Slotnick has been a member of the New York Governor's Judicial Selection Committee, Chairman of the New York State Bar Association's Committee on Capital Crimes, and a former Special Deputy Attorney General.

Personal life[edit]

Slotnick is married to Donna Slotnick and has four children, one of whom is attorney Stuart Slotnick, best known for defending the company American Apparel.[28]

He once had a 12 year winning streak, and has said that his favorite client was Winnie the Pooh, whom he represents adverse to Disneyland.[17] He received the American Lawyer's AMMY Award as the best defense lawyer in America, was named to the New York Super Lawyer List during 2006, 2007, and 2009, and was included in the American Trial Lawyers Association Top 100 Trial Lawyers of 2009.[29]

References[edit]

  1. ^ a b c Slotnick’s Law New York Magazine via Google Books. January 2, 1989.
  2. ^ Mustain, Gene; Capeci, Jerry (2002) Mob Star: The Story of John Gotti. Penguin Books. ISBN 0028644166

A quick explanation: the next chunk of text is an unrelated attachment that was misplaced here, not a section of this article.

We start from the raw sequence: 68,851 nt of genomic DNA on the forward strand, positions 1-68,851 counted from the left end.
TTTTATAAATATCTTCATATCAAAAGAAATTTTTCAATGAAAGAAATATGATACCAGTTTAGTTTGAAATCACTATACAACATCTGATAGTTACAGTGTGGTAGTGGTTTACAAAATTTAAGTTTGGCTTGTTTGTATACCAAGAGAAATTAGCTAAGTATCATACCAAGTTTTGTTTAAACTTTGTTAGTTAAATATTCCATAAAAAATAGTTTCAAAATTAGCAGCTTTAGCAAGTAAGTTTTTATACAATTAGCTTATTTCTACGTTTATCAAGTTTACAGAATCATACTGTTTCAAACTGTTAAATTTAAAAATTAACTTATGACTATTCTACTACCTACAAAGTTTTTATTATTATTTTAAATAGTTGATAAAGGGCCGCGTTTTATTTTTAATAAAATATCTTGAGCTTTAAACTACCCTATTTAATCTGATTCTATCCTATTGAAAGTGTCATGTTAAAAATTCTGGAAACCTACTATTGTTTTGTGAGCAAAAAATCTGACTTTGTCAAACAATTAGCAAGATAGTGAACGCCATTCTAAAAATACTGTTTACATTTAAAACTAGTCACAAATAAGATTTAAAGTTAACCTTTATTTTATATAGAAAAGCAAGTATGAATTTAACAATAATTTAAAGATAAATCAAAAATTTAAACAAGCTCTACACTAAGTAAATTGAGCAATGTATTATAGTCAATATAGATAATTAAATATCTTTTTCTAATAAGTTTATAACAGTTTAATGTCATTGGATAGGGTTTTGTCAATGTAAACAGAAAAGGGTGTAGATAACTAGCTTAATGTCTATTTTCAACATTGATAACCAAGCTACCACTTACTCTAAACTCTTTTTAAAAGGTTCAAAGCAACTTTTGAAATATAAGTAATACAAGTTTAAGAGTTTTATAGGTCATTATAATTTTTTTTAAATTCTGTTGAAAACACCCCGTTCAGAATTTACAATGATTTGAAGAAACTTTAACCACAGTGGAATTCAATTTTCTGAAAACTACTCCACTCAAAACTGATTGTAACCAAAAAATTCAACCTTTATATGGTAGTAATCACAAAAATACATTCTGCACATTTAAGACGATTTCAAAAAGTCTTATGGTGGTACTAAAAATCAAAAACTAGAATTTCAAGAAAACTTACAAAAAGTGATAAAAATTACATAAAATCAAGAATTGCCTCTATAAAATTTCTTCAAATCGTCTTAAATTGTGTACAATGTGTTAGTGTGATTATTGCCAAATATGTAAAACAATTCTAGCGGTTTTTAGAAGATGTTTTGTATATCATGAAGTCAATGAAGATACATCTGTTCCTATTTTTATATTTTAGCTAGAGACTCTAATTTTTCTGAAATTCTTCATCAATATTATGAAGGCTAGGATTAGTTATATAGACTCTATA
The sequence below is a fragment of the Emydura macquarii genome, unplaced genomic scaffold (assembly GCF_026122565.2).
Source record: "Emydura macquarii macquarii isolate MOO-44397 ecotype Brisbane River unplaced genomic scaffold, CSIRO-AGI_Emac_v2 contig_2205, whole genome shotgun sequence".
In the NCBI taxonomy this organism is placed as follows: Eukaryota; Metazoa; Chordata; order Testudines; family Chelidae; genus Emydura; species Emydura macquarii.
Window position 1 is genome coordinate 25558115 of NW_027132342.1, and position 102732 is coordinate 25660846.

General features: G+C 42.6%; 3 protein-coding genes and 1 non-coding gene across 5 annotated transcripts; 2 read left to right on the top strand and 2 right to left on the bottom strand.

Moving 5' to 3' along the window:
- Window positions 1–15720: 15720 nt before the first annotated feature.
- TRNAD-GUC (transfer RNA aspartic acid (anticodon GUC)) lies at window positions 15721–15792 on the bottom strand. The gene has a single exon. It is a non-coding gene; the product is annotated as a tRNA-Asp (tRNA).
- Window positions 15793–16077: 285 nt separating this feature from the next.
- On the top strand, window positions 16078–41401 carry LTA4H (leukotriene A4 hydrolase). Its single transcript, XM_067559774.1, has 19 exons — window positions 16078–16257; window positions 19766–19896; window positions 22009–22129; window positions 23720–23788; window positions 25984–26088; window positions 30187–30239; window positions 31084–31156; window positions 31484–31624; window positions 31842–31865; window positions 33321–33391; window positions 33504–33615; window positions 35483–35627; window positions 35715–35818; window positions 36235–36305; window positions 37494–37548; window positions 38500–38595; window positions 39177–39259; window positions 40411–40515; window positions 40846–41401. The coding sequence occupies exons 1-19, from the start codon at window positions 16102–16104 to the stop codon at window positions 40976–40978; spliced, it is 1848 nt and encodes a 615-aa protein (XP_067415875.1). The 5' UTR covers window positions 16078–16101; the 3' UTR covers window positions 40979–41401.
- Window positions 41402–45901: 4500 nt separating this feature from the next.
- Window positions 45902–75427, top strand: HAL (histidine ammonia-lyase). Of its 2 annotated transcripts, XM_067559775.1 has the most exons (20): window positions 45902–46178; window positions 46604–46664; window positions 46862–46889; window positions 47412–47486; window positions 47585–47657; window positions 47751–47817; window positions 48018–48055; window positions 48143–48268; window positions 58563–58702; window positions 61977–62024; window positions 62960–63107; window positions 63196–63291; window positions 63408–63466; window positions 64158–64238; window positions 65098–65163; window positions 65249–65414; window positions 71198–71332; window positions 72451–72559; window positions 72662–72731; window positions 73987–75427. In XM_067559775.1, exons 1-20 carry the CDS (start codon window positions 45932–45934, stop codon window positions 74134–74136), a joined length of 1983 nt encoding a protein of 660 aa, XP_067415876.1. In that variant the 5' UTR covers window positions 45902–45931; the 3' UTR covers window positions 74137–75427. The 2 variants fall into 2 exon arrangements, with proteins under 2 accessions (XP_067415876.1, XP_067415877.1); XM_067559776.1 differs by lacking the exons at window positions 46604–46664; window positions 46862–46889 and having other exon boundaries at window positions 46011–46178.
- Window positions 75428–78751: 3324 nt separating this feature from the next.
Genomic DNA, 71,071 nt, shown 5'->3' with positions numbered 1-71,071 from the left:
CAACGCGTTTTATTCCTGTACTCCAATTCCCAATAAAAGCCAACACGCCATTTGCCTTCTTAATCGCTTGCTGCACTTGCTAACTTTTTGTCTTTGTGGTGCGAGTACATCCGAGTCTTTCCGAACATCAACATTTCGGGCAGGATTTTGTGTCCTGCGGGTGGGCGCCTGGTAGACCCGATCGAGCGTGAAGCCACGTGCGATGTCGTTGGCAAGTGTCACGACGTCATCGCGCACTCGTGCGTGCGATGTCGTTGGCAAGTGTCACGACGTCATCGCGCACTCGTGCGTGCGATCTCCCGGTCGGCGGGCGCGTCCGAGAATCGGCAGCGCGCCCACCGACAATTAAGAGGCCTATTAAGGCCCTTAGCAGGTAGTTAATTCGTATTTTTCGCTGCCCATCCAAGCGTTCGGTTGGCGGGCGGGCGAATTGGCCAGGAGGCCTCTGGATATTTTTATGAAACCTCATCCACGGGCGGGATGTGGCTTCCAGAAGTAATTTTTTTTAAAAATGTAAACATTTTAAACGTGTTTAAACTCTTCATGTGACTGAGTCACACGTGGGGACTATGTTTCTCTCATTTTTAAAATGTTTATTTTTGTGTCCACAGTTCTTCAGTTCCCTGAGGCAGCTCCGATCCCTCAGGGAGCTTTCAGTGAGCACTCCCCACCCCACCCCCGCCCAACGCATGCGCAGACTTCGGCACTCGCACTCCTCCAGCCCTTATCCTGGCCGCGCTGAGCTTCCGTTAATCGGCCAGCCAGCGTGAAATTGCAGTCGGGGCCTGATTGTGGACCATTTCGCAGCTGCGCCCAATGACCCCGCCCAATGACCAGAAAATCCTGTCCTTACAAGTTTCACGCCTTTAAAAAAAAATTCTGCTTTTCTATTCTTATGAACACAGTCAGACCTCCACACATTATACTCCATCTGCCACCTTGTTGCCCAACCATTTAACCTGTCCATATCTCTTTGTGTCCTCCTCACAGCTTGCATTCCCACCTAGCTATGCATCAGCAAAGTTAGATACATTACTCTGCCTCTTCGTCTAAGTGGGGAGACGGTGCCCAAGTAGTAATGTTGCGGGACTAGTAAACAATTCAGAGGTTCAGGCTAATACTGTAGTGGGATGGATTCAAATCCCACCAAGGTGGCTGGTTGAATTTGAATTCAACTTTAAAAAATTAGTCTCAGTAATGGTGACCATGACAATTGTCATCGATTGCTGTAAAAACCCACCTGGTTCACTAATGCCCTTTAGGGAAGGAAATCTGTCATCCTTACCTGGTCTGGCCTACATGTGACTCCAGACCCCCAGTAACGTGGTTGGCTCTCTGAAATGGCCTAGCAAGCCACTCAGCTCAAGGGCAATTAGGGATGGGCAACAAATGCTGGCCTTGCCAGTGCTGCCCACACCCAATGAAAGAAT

3. ^ a b c Ruhling, Nancy A. Barry Slotnick Courtly Lifestyles Magazine. Spring 2006.
  4. ^ Johnson, Kirk (June 17, 1987). "Goetz Is Cleared in Subway Attack; Gun Count Upheld; Acquittal Won in Shooting of 4 Youths - Prison Term Possible on Weapon Charge". The New York Times. Retrieved 2009-06-02. 
  5. ^ Fletcher, George A crime of self-defense: Bernhard Goetz and the law on trial Chicago, The University of Chicago Press: 1988.
  6. ^ Chambers, Marcia Grand Jury Votes to Indict Goetz Only on Gun Possession Charges The New York Times. January 26, 1985.
  7. ^ Rubin, Lillian Quiet Rage: Bernie Goetz in a Time of Madness Berkeley, University of California Press: 1986.
  8. ^ Anderson, David C. Why Goetz Got Off New York Times. August 14, 1988
  9. ^ Youth’s Testimony Stricken in Goetz Trial The Washington Post. May 29, 1987.
  10. ^ Evans, Colin Trials and the Courts New York, Infobase Publishing: 2010.
  11. ^ ”Slotnick: The Great Defender” Herald. September 2, 1987.